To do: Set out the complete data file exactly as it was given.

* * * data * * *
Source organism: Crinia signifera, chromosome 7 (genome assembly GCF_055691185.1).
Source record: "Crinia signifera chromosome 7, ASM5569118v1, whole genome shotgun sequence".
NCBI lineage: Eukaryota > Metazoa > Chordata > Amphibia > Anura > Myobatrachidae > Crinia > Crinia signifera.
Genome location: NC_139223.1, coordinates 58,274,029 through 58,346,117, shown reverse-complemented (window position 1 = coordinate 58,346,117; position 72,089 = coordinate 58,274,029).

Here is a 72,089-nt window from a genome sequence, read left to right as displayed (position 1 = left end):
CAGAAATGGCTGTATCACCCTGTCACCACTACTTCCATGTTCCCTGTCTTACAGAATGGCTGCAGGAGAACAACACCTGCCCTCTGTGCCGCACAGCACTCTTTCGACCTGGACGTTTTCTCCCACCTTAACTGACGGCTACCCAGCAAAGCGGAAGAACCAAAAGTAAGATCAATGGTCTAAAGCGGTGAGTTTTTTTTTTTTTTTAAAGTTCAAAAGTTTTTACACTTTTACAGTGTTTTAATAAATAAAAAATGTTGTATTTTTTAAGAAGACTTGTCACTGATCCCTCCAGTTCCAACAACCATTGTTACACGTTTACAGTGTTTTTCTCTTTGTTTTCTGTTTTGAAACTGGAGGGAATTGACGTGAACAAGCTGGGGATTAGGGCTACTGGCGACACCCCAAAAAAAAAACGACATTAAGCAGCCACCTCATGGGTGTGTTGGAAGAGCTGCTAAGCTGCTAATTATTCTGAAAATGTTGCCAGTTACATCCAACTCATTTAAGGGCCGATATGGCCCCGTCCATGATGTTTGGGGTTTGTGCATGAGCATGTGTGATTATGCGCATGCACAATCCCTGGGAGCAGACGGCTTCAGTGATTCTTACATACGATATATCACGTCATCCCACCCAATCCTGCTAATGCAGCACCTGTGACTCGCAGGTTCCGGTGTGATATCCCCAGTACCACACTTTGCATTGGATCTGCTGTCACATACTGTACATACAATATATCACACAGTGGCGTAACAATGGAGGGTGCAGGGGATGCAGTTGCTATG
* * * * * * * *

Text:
Source organism: Crinia signifera, chromosome 7 (genome assembly GCF_055691185.1).
Source record: "Crinia signifera chromosome 7, ASM5569118v1, whole genome shotgun sequence".
NCBI lineage: Eukaryota > Metazoa > Chordata > Amphibia > Anura > Myobatrachidae > Crinia > Crinia signifera.
Genome location: NC_139223.1, coordinates 58,274,029 through 58,346,117, shown reverse-complemented (window position 1 = coordinate 58,346,117; position 72,089 = coordinate 58,274,029).

Here is a 72,089-nt window from a genome sequence, read left to right as displayed (position 1 = left end):
CAGAAATGGCTGTATCACCCTGTCACCACTACTTCCATGTTCCCTGTCTTACAGAATGGCTGCAGGAGAACAACACCTGCCCTCTGTGCCGCACAGCACTCTTTCGACCTGGACGTTTTCTCCCACCTTAACTGACGGCTACCCAGCAAAGCGGAAGAACCAAAAGTAAGATCAATGGTCTAAAGCGGTGAGTTTTTTTTTTTTTTTAAAGTTCAAAAGTTTTTACACTTTTACAGTGTTTTAATAAATAAAAAATGTTGTATTTTTTAAGAAGACTTGTCACTGATCCCTCCAGTTCCAACAACCATTGTTACACGTTTACAGTGTTTTTCTCTTTGTTTTCTGTTTTGAAACTGGAGGGAATTGACGTGAACAAGCTGGGGATTAGGGCTACTGGCGACACCCCAAAAAAAAAACGACATTAAGCAGCCACCTCATGGGTGTGTTGGAAGAGCTGCTAAGCTGCTAATTATTCTGAAAATGTTGCCAGTTACATCCAACTCATTTAAGGGCCGATATGGCCCCGTCCATGATGTTTGGGGTTTGTGCATGAGCATGTGTGATTATGCGCATGCACAATCCCTGGGAGCAGACGGCTTCAGTGATTCTTACATACGATATATCACGTCATCCCACCCAATCCTGCTAATGCAGCACCTGTGACTCGCAGGTTCCGGTGTGATATCCCCAGTACCACACTTTGCATTGGATCTGCTGTCACATACTGTACATACAATATATCACACAGTGGCGTAACAATGGAGGGTGCAGGGGATGCAGTTGCTATG